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Returning Citizens and the District’s 50/50 Dilemma

By Kimberly A. Nelson & Kevin Smith*

The DC Council voted on May 30, 2017 to approve the Fiscal Year 2018 Budget Support Act of 2017. They played politics as usual, resulting in many losers in this budget. One clear loser was the returning citizens community, their families, friends and supporters who worked tirelessly over the last year to bring the Incarceration to Incorporation Entrepreneurship Program (IIEP) Act of 2016 to the fore. Last year, the council unanimously passed the IIEP but failed to appropriate funding for the legislation. The council followed the Mayor’s lead this year in refusing to fund the IIEP. The IIEP provides education, entrepreneurial training, apprenticeship, business mentorship, and access to start-up capital for the District’s returning citizens. The IIEP became DC Law 21-159 effective October 8, 2016.

As background, fifty percent of the District’s returning citizens – people coming home from prison – are unemployed. Fifty percent are back in prison within three years. This 50/50 dilemma speaks to the need for comprehensive smart reentry approaches in the District to address the despairing connection between unemployment and recidivism. We believe entrepreneurship should be a key component of these approaches. The IIEP, as passed by the DC Council on July 12, 2016, goes further than any other piece of returning citizen legislation passed by the Council in some time.

Had the Council funded the IIEP, the program would create an ecosystem of education, business training and investment, and wraparound services, that could give the District the outcomes that similar programs throughout the country are experiencing. Programs such as Rising Tide Capital (New Jersey), Defy Ventures (New York) and Prison Entrepreneurship Program (Texas) demonstrate that the IIEP would have the potential to yield high returns on investment through low recidivism rates, job creation, reduced public assistance use, increased income and businesses with higher-than-average survival rates. Regrettably, the Mayor in her FY2018 proposed budget decided not to fund the IIEP; and the DC Council also failed to do the right thing during their budget mark-up.

The magnitude of the despair and lack of opportunity for DC’s returning citizen population is clear. Studies cite more than 60,000 individuals living in the District with a prior conviction, and each year 2,000 to 8,000 return to the District after incarceration. In the Mayor’s response to the Council’s questions on her FY2018 budget proposal, she stated that there are “850 persons released a month from the Department of Corrections today” but they estimate “365 a month” they can serve. The IIEP model is structured to meet the needs of a larger number of individuals then any existing program of its kind in the District, and can help fill in the gap of 5,820 returning citizens the Mayor leaves to fend for themselves each year.

These numbers are astounding and an embarrassment for the city. If the District is unable to provide viable and sustainable employment opportunities to our returning citizens, then why not provide them the skills and means to create their own? The IIEP would provide comprehensive training to assist returning citizens in starting a business, creating a pathway to self-sufficiency via self-employment.

During the budget vote of 5/30, there was a last-ditch effort for the IIEP and other programs that serve the city’s most vulnerable residents to get funding by Councilmember David Grosso (I-At-Large). Mr. Grosso expressed that this budget was the worst he has seen since coming to Council. More important, he said that the “Mayor’s imbalanced approach to her budget over the last three years has failed to recognize the need for more public investments over more savings.” He put forth two budget amendments. The first would have limited the District’s business franchise tax cut to businesses grossing less than $10 million annually, yielding a savings of $18.7 million. Grosso would have put those savings “directly towards the needs of our young people, our families and individuals who are homeless, returning citizens, violence prevention and the other priorities that have been shortchanged in this year’s budget.” The second amendment would have maintained the current threshold of the estate tax exemption, for a savings of $12 million. Grosso would have directed that money to public schools.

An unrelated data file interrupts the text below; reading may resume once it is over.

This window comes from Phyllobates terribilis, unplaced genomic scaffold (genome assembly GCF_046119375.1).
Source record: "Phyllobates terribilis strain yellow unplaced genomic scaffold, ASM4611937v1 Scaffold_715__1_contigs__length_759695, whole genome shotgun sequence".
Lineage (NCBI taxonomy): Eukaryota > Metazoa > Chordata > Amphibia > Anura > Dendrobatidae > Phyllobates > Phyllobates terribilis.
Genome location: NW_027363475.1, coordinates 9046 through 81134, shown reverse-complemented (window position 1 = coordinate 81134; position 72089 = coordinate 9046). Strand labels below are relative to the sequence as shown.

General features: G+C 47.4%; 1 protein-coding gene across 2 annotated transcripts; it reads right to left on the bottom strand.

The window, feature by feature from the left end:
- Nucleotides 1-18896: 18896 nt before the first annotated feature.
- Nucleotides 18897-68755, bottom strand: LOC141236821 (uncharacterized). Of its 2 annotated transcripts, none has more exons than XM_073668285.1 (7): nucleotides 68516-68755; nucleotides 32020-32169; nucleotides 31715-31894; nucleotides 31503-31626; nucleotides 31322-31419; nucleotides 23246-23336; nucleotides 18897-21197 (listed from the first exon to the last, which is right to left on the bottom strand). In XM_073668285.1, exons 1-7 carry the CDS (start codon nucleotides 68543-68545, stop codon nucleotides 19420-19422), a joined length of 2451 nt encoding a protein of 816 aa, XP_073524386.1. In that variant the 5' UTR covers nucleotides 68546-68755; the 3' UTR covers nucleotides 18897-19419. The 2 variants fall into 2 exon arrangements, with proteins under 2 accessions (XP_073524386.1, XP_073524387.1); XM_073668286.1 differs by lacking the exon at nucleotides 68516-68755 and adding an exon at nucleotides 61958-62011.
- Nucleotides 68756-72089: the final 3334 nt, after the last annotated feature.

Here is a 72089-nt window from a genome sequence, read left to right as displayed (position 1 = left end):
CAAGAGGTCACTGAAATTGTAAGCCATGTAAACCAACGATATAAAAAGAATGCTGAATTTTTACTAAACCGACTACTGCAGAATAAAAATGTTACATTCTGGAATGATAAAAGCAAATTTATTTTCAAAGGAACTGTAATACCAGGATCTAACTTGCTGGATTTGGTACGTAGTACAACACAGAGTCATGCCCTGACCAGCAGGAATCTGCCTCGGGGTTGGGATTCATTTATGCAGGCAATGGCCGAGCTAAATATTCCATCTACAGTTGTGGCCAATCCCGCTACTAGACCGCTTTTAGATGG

Chairman Phil Mendelson started his opening remarks by saying that through the numerous public hearings several issues “rose to the top,” one of which was to “[d]o more though the budget for returning citizens.” However, the Council seems to have not paid attention to those citizens who expressed huge support for the IIEP, a law they passed unanimously last year. When we spoke with Chairman Mendelson about the IIEP he mentioned that there were problems with the law as written, and that it was not on his priority list. For the Chairman to continue to say there are problems with the legislation without considerable action on his part to address the concerns speaks to his unwillingness to truly get behind this needed program. Additionally, how could it not be high on his priority list when doing more for returning citizens was one of the issues that “rose to the top” in hearings? He did offer that the Council allocated monies for affordable housing, to which we replied that having affordable housing is not affordable if you are unemployed. We reminded him of the IIEP’s structure that becomes less reliant on budget dollars over time. Despite our pleas, Chairman Mendelson failed to identify funding for the IIEP.

Councilmember Robert White (At-Large) told us he was doing everything he could to get the IIEP funded. To our surprise, he delivered a lengthy statement in opposition to Mr. Grosso’s proposals saying that these amendments with “less than one quarter of one percent” impact on the budget would somehow disrupt the balance of future budgets and “could be devastating.” Mr. White’s statement is the sort of heinous political back-pedaling that is devastating to the people directly impacted by the problems he then goes on to site as needing remedy. His mixed messages and conclusions are difficult to fathom, let alone his rationale.